Breastfeeding – Initiation, duration, attitudes and experiences

  • Datum:
  • Plats: Gunnesalen, Akademiska sjukhuset ing 10, Sjukhusvägen 10, Uppsala
  • Doktorand: Cato, Karin
  • Om avhandlingen
  • Arrangör: Institutionen för kvinnors och barns hälsa
  • Kontaktperson: Cato, Karin
  • Disputation

Disputation

The overall aim of this thesis was to increase knowledge about factors that influence breastfeeding initiation and duration, as well as about women’s attitudes towards breastfeeding during pregnancy.

The first two studies were a part of the UPPSAT project, a population-based cohort study conducted in Uppsala, Sweden. The women answered questionnaires five days, six weeks and six months postpartum, including questions on breastfeeding initiation and duration. Eight hundred and seventy-nine women and 679 women were included in the first study (Paper I) and second study (Paper II), respectively. The third study (Paper III) was part of the BASIC study, a large cohort following women from pregnancy and up to one year postpartum. In BASIC, the women completed web-questionnaires, and 1217 women participated during mid-pregnancy and postpartum. The fourth study (Paper IV) was part of a qualitative project, “Narratives of breastfeeding”, and included 11 women, interviewed individually in late pregnancy.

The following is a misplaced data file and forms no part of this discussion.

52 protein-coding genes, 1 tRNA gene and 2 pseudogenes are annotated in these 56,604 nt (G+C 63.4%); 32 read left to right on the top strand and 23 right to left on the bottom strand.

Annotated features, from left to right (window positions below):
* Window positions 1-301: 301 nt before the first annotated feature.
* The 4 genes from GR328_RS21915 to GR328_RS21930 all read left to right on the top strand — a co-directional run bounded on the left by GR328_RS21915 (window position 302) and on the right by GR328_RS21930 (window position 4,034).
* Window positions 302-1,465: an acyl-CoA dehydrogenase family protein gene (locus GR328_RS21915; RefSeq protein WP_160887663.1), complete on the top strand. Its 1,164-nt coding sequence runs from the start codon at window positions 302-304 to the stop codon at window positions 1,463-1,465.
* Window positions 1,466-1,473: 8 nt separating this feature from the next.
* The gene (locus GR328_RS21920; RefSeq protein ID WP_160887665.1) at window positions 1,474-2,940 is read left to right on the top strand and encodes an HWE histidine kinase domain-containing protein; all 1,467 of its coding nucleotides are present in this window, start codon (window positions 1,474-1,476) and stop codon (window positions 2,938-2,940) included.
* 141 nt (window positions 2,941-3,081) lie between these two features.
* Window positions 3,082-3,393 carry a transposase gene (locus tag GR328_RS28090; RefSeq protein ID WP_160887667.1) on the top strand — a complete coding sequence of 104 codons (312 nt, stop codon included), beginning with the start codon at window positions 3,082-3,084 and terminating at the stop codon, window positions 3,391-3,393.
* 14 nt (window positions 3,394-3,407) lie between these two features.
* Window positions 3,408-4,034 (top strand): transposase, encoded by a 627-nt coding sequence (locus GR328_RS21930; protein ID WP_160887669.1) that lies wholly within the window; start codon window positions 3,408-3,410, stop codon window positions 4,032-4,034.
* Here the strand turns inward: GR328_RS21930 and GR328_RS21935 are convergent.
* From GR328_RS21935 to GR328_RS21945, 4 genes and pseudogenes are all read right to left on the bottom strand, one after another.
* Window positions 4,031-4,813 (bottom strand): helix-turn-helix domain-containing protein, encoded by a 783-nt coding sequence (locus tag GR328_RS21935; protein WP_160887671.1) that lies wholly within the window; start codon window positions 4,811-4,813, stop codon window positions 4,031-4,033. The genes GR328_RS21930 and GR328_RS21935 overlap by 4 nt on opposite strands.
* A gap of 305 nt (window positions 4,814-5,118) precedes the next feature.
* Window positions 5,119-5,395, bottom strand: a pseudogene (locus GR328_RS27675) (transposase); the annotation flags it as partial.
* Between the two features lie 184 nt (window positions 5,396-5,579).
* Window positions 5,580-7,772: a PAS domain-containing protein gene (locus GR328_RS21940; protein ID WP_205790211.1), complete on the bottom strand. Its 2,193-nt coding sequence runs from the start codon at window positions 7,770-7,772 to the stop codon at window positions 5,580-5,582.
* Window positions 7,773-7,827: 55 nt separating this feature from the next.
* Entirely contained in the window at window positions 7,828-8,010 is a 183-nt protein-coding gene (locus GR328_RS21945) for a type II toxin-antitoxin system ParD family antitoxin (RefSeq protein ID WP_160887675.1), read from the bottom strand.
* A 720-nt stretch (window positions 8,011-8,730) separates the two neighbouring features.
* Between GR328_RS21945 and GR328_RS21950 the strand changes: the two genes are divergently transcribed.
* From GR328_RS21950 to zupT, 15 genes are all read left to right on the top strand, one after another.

The prevalence of the hands-on approach was 38%. Women who received the hands-on approach were more likely to report a negative experience of the first breastfeeding session (Paper I). Seventy-seven percent of the women reported exclusive breastfeeding up to, at least, two months postpartum. Being a first-time mother, reporting emotional distress during pregnancy, and giving birth by cesarean section were factors independently associated with exclusive breastfeeding lasting less than two months postpartum (Paper II). Women with depressive symptoms during pregnancy who breastfed for the first time later than two hours postpartum had the highest odds of not breastfeeding exclusively at six weeks postpartum (Paper III). When pregnant women thought about their future breastfeeding, they were balancing between social norms and personal desires (Paper IV).

These results can help to develop clinical practice to improve women’s experience of the first breastfeeding session. Additionally, the results may facilitate identifying women in need for targeted support, in order to promote longer exclusive breastfeeding duration. By acknowledging pregnant women’s thoughts and attitudes about breastfeeding, breastfeeding information and support, health care professionals can meet the needs and desires of women.